Deutsche Welle (English edition)
China's Henan province inundated by heavy rain, floods
The central Chinese province of Henan has become the most recent victim of heavy rain and flash floods. Water has brought the populous, industrial hub to a standstill.
Heavy rainfall inundated streets and caused major rivers to burst their banks in the central province of Henan on Tuesday.
The People's Liberation Army also reported that the storm had damaged the Yihetan dam near the city of Luoyang. They warned that "the dam might collapse at any time" after a 20 meter breach had appeared in the structure.
At least 12 people dead, state-run outlet reports
State-funded media outlet People's Daily has reported at least 12 people have died, although this figure is still yet to be confirmed. The Chinese central government upgraded its flood emergency response from level
III to level II on Wednesday due to the crisis.
Unusually heavy rain has been falling in the province — twice the size of Austria with a population of 94 million — since the weekend.
Dozens of cities have seen massive disruption to transport services. The provincial capital of Zhengzhou, situated on the Yellow River, had to stop all subway services on Tuesday
after 200 millimeters of rain fell in just one hour.
The Guajiaju Dam near Zhengzhou has reportedly collapsed, according to state news agency CGTN.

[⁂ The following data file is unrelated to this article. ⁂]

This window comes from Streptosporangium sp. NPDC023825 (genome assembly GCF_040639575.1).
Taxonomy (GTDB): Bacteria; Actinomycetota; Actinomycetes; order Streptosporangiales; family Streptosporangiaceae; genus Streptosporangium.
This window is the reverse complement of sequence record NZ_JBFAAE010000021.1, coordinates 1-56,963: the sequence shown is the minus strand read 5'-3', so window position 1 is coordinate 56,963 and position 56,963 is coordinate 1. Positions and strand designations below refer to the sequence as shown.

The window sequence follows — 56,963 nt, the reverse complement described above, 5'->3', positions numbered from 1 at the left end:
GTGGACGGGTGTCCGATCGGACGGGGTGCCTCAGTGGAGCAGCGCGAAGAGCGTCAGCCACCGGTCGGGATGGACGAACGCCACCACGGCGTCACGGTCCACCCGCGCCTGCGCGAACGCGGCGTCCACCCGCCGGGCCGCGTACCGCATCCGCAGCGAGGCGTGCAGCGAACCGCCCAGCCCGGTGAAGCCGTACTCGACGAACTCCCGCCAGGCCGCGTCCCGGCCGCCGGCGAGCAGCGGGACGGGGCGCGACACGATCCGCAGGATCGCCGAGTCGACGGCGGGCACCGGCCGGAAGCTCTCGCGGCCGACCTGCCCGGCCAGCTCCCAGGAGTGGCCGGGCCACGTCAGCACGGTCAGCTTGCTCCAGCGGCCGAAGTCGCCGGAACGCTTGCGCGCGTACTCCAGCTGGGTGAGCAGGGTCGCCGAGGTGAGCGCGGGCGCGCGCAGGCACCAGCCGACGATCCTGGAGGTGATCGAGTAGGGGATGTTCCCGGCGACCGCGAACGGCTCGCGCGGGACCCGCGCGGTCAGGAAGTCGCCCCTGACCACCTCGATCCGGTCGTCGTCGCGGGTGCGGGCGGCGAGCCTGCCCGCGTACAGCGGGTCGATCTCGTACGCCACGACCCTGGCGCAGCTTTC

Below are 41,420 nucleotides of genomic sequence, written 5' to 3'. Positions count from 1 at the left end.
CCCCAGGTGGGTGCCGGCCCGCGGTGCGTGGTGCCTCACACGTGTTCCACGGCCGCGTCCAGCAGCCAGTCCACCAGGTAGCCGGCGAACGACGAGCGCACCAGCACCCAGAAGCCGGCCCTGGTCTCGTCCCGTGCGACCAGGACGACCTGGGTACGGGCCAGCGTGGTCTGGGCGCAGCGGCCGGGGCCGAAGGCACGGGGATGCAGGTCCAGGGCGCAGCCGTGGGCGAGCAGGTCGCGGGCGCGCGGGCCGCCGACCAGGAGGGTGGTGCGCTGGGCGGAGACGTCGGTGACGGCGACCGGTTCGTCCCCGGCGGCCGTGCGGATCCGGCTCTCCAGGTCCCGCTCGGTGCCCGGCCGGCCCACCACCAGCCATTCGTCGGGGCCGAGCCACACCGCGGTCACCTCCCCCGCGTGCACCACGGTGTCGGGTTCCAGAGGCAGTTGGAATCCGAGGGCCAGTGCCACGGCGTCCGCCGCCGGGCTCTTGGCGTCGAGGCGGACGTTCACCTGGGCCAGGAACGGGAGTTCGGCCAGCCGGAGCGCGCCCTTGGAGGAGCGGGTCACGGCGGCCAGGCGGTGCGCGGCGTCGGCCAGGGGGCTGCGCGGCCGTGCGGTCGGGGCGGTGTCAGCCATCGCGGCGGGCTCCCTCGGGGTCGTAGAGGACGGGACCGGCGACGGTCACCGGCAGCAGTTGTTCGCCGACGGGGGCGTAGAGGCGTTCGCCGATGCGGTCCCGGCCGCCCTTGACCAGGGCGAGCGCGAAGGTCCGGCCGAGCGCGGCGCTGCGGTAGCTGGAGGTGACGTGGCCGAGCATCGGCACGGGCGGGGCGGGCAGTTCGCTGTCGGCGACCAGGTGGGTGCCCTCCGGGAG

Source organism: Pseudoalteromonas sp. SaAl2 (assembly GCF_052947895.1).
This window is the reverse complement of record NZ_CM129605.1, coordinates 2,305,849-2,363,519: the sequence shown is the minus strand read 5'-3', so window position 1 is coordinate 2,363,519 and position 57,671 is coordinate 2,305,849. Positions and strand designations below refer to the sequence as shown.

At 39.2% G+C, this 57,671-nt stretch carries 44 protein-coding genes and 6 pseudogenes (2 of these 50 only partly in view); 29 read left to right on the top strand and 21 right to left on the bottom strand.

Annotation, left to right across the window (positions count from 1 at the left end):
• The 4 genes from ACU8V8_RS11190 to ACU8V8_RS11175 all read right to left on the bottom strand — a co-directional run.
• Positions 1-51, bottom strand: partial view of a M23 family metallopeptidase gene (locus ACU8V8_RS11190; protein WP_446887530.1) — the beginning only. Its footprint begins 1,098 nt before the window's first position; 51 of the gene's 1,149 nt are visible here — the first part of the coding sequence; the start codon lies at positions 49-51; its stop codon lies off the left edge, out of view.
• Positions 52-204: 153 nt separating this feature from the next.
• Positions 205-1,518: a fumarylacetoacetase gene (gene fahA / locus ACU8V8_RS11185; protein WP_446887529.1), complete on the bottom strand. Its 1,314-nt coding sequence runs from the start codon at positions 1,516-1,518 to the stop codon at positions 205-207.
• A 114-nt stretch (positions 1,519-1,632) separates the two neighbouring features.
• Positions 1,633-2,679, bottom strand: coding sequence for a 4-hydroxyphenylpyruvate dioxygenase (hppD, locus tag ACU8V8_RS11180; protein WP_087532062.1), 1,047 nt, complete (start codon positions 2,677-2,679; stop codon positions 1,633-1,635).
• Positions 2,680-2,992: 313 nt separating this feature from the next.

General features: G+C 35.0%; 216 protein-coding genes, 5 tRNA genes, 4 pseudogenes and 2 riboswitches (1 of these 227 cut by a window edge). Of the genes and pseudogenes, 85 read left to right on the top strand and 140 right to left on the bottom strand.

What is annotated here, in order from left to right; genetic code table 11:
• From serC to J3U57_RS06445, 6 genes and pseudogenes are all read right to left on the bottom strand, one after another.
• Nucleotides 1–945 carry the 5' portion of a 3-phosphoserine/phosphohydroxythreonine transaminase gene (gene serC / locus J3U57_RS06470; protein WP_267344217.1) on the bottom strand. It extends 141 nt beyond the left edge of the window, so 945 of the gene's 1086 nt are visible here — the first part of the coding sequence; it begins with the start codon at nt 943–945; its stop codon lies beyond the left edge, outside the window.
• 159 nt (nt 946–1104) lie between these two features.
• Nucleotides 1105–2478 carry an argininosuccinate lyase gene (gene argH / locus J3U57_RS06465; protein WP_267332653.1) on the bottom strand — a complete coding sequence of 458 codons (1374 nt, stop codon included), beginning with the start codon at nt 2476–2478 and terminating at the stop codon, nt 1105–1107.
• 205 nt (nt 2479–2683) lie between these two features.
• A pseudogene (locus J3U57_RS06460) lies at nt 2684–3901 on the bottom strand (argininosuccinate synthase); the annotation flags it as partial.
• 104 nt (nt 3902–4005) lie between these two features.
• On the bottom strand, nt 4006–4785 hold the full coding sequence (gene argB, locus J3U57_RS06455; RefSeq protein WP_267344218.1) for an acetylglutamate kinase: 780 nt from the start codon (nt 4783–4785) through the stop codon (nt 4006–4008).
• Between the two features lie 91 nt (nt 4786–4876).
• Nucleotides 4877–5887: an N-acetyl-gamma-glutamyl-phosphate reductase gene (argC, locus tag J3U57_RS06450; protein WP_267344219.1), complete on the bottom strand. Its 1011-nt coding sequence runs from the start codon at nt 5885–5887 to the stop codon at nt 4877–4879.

A video shared widely over social media showed torrents of water cascading through one of the city's subway stations as well as people standing waist-deep in water inside a subway train.
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Some 10,000 residents in the province had been relocated to shelters, according to Xinhua News Agency.
Henan is a particularly populous province and a major transport hub. It is also a key base for industry and agriculture.
Summer often brings heavy rain and flooding to the region, but growing cities and changes to land use have increased the costs of flood damage.
The flooding in central China comes days after catastrophic flooding led to the deaths of over 160 people in western Germany.
New York City was also left with flooded subway stations after being hit by tropical storm Elsa earlier in the month.
Fears over key cultural sites
The heavy rain has sparked concern for the Longmen Grottoes — a UNESCO World Heritage site featuring thousandyear-old Buddhist carvings in
The world-famous Shaolin Temple in Dengfeng, known for its monks' mastery of martial arts, was also forced to shut.
Since Saturday, over 3,500 weather stations have recorded rainfall over 50 mm. Some 150 stations saw rainfall exceed 250 mm.
The highest amount recorded by the provincial weather bureau in that period was 498 mm of rain in the city of Lushan.
ab,wd/msh (Reuters, AP)